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Blockchain

HPB Hardware Random Numbers serve as Security Cornerstone for Decentralized Applications

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As an innovative blockchain project combining software and hardware for ultimate speed and security, the HPB blockchain proposes a distributed and verifiable hardware random number solution with a well-designed incentive mechanism.

Demand and application for randomness can be seen everywhere in our daily lives such as games, lotteries, sampling, fair distribution and so on.

“Every electronic device needs randomness and needs a lot of it,” Marcin Pawłowski at the University of Gdańsk stated that, “Randomness is necessary whenever you need security. Whenever you want secure communication, a cryptographic key must be generated. It has to be generated randomly so that no adversary can easily guess it… If someone can predict these numbers (it doesn’t have to be perfect–if he or she can guess some of them it’s enough), they can listen to your conversation.”

In our daily life, random numbers serve as an important medium for any fair and secure system.

The Risks in Random Numbers

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In fact, the concept of a random number is not difficult to understand. It is a randomly generated number based on probability. Statistically, random numbers exhibit no predictable pattern or regularity, that’s why they are unpredictable and confidential.

In order to generate random numbers, a variety of methods were invented: the use of dice, roulette wheels, coin-flipping and other statistical methods; the use of the computer languages; the use of quantum mechanic principles and so on.

Currently, there are two main ways to obtain random numbers. One way is by only using software. For example, random numbers are obtained by creating a smart contract on Ethereum or by means of multi-stakeholder participation. The other way is to use hardware, where physical properties are directly obtained from the hardware to generate random numbers. However, both ways have their limitations. For instance, the software-based method is inefficient and easily manipulated, while the hardware-based approach makes random numbers unverifiable.

Technically, only the second method produces truly random numbers. The computer-generated numbers are considered “pseudorandom” because knowing how the program develops its computations makes it possible to predict these numbers, which only appear random.

Currently, many existing random number generators actually only produce pseudorandom numbers, whose values have already been predicted by computer programs. This is called a centralized random number generation system. The sequence of random numbers is very risky and will be manipulated by attackers, who can easily change the algorithms in the generation of random numbers. As mentioned above, not all the pseudorandom numbers are cryptographically secure.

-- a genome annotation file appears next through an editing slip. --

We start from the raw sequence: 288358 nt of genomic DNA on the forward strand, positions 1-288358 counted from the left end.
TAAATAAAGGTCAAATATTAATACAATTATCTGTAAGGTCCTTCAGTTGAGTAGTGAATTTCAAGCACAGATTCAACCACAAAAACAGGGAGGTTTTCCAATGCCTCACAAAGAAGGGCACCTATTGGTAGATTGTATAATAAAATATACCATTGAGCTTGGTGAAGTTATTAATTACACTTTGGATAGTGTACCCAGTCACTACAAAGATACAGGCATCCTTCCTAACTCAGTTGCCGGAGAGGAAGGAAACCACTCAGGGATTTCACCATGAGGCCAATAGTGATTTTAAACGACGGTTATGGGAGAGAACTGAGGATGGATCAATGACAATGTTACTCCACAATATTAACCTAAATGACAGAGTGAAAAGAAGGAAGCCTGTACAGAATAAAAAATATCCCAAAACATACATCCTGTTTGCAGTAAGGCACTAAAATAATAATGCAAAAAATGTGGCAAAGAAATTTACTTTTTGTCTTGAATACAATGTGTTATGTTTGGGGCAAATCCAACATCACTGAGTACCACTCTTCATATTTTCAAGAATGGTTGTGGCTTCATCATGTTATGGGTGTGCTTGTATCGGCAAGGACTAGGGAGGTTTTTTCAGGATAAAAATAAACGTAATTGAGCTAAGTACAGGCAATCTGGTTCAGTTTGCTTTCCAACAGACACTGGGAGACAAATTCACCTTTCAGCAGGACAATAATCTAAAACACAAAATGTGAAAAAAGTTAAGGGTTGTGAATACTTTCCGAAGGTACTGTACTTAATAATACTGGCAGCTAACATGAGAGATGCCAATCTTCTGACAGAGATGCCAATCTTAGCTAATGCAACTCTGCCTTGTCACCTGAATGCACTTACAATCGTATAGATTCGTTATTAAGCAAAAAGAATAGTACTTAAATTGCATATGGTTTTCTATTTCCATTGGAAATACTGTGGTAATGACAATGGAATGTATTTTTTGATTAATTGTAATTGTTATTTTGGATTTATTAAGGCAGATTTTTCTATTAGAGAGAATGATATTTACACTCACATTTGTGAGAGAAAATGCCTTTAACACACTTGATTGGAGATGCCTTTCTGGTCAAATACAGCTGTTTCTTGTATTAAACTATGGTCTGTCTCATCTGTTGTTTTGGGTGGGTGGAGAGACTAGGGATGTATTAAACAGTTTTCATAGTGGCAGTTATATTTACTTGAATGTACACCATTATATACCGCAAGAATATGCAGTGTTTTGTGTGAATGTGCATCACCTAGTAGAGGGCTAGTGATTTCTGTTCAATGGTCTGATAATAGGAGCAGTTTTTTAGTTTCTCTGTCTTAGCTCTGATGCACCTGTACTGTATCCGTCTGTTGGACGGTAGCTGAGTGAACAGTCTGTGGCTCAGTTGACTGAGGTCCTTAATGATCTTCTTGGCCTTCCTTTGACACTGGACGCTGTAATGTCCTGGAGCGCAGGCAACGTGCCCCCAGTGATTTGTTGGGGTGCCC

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The alternative to pseudorandom numbers are true random numbers, which can be derived from physical systems, such as the optical noise in lasers, radioactive decay in atoms, and hardware. A true random number taken from a physical system is not verifiably fair by nature. There is an example provided by Beacon from NIST (National Institute of Standards and Technology), even if the NIST got the entropy that was sampled from the radiation of the universe, they still knew the latest random numbers ahead of others and had the ability to select and interfere with the existing random numbers.

HPBs Decentralized Hardware Random Number Generator

Although the existing random number generators perfectly avoid some potential problems of randomness, uncontrollability and unpredictability, they still suffer from lack of security and verifiable fairness.

Consequently, people want to find a random number generator and release mechanism with provable fairness. A blockchain provides an decentralized network for verifiably fair random number generation. In addition to meeting the basic statistical requirements for random numbers, a useful random number generator on a public blockchain can be unpredictable, uncontrollable, unalterable and verifiably fair.

As an innovative blockchain project combining software and hardware for ultimate speed and security, the HPB blockchain proposes a distributed and verifiable hardware random number solution with a well-designed incentive mechanism.

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For the first time, HPB achieves the perfect combination of software and hardware to generate random numbers, and applies it directly on the blockchain. HPB’s hardware random number generator (HRNG) generates random numbers from a physical process within HPB’s BOE (Blockchain Offload Engine). HRNG senses tiny variances in voltage (as little as 0.00001 volts) within an Analog-to-Digital Converter in the BOE. This ever-changing figure is used to help generate the random string of 256 digits and letters added to each new block.